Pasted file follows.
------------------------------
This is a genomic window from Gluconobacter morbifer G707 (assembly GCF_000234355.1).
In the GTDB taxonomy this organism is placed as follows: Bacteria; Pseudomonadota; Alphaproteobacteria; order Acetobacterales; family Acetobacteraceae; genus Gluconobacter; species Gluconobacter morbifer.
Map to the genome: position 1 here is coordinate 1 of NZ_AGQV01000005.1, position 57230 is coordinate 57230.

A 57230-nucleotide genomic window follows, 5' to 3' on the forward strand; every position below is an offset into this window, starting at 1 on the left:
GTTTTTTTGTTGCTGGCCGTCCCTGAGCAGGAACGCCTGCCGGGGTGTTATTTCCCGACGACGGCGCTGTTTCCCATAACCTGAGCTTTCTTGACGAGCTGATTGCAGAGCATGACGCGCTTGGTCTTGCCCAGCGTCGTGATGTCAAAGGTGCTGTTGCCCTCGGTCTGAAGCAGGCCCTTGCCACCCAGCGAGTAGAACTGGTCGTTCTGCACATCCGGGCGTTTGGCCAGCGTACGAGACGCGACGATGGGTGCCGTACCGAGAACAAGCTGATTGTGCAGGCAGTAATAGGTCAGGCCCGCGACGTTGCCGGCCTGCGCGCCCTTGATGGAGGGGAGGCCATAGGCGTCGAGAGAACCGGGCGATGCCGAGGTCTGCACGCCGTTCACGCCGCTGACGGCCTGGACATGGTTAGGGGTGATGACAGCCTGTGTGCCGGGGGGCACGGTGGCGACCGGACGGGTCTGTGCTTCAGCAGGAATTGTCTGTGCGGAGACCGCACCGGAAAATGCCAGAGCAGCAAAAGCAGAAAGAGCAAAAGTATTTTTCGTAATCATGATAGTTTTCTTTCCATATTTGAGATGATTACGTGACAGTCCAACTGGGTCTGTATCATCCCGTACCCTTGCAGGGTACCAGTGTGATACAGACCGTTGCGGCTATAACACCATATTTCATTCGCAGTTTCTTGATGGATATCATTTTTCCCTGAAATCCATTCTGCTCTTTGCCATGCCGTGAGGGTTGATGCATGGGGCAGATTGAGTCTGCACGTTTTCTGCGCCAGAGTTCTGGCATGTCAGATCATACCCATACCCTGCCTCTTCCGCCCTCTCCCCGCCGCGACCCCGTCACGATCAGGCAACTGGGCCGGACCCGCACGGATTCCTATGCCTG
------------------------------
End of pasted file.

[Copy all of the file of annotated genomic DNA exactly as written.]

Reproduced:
This is a genomic window from Gluconobacter morbifer G707 (assembly GCF_000234355.1).
In the GTDB taxonomy this organism is placed as follows: Bacteria; Pseudomonadota; Alphaproteobacteria; order Acetobacterales; family Acetobacteraceae; genus Gluconobacter; species Gluconobacter morbifer.
Map to the genome: position 1 here is coordinate 1 of NZ_AGQV01000005.1, position 57230 is coordinate 57230.

A 57230-nucleotide genomic window follows, 5' to 3' on the forward strand; every position below is an offset into this window, starting at 1 on the left:
GTTTTTTTGTTGCTGGCCGTCCCTGAGCAGGAACGCCTGCCGGGGTGTTATTTCCCGACGACGGCGCTGTTTCCCATAACCTGAGCTTTCTTGACGAGCTGATTGCAGAGCATGACGCGCTTGGTCTTGCCCAGCGTCGTGATGTCAAAGGTGCTGTTGCCCTCGGTCTGAAGCAGGCCCTTGCCACCCAGCGAGTAGAACTGGTCGTTCTGCACATCCGGGCGTTTGGCCAGCGTACGAGACGCGACGATGGGTGCCGTACCGAGAACAAGCTGATTGTGCAGGCAGTAATAGGTCAGGCCCGCGACGTTGCCGGCCTGCGCGCCCTTGATGGAGGGGAGGCCATAGGCGTCGAGAGAACCGGGCGATGCCGAGGTCTGCACGCCGTTCACGCCGCTGACGGCCTGGACATGGTTAGGGGTGATGACAGCCTGTGTGCCGGGGGGCACGGTGGCGACCGGACGGGTCTGTGCTTCAGCAGGAATTGTCTGTGCGGAGACCGCACCGGAAAATGCCAGAGCAGCAAAAGCAGAAAGAGCAAAAGTATTTTTCGTAATCATGATAGTTTTCTTTCCATATTTGAGATGATTACGTGACAGTCCAACTGGGTCTGTATCATCCCGTACCCTTGCAGGGTACCAGTGTGATACAGACCGTTGCGGCTATAACACCATATTTCATTCGCAGTTTCTTGATGGATATCATTTTTCCCTGAAATCCATTCTGCTCTTTGCCATGCCGTGAGGGTTGATGCATGGGGCAGATTGAGTCTGCACGTTTTCTGCGCCAGAGTTCTGGCATGTCAGATCATACCCATACCCTGCCTCTTCCGCCCTCTCCCCGCCGCGACCCCGTCACGATCAGGCAACTGGGCCGGACCCGCACGGATTCCTATGCCTG